I’m not sure how many times I or rather “Shadrach” has posted here about using these “flea treatments” but I hope eventually the saturation on this subject makes a dent in thinking about these products as “protective” or “preventive“.
Let me start by sharing this article on a leading flea “treatment” product (treatment being a watered down marketing word for “pesticide“): Study Links Promeris Flea Treatment to Skin Disease.
So you get rid of the fleas but in the process your dog ends up with a skin disease. That isn’t a good trade-off in my opinion.
There are ways to keep the fleas in check, naturally, without resorting to the poisoning of our pets in the process:
1. You first, as always want to feed a species appropriate raw diet so that your dog’s immune system is fully supported and he can thrive. That will make your dog’s hosting capabilities less appealing to fleas.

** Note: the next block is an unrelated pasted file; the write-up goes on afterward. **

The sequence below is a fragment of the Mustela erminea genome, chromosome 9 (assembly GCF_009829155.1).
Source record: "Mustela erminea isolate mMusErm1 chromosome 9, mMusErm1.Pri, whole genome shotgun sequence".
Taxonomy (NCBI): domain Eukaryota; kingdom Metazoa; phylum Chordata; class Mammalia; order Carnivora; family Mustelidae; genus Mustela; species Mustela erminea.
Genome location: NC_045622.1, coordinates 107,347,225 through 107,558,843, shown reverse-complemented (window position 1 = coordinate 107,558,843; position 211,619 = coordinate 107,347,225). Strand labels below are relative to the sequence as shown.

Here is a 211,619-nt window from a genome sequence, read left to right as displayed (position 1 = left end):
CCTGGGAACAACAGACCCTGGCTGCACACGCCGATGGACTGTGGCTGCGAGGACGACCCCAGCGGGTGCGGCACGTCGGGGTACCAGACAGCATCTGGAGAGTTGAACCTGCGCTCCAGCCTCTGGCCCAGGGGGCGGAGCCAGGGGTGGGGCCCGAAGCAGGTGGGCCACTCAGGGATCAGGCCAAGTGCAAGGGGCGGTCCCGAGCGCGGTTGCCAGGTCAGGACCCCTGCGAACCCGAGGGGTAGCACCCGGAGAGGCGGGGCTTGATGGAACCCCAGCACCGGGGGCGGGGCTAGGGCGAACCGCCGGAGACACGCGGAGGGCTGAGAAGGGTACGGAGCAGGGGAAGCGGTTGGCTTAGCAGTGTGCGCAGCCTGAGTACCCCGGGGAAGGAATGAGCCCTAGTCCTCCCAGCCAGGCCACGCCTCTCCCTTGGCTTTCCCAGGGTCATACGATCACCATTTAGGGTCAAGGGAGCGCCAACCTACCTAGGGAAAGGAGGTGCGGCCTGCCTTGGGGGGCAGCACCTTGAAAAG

2. You can use things such as FOOD-grade diatomaceous earth (DE) or herbal sprays.
3. Did you know that ants eat flea larvae? Oh yes, it’s the beauty of how things work in an awesome synergy in nature. So I don’t try and annihilate all the ants in my yard and somehow we live in harmony together – fancy that.
4. Allow a natural eco-system in your yards by not using toxic pesticides, herbicides, and chemical fertilizers. We use our own compost to fertilize, putting our own yard clippings into the composter rather than dumping it in the garbage. So it all cycles back on our property. And we never use any pesticides or herbicides. Nature has provided her own built-in pesticides: ladybugs, lacewings, preying mantis, etc. When your property is properly nourished it too will have a strong immune system lessening the overgrowth of pests and parasites. Whatever other products I do use (which isn’t many or often) I get from Garden’s Alive.
The key is to not buy into all the marketing hype and the recommendations for these products by your veterinarians. Nothing about these products promote health or prevent anything. They are merely pesticides but unfortunately they not only kill pests (and also increase the chances of resistant, more virulent evolution of these pests) they also can harm our pets in the process.
Have a pawsitively tail waggin’, NATURALLY healthy day!
Photo Attribution: Meshach the Great Dane by Dr. Kim Bloomer. Copyright 2012 All Rights Reserved.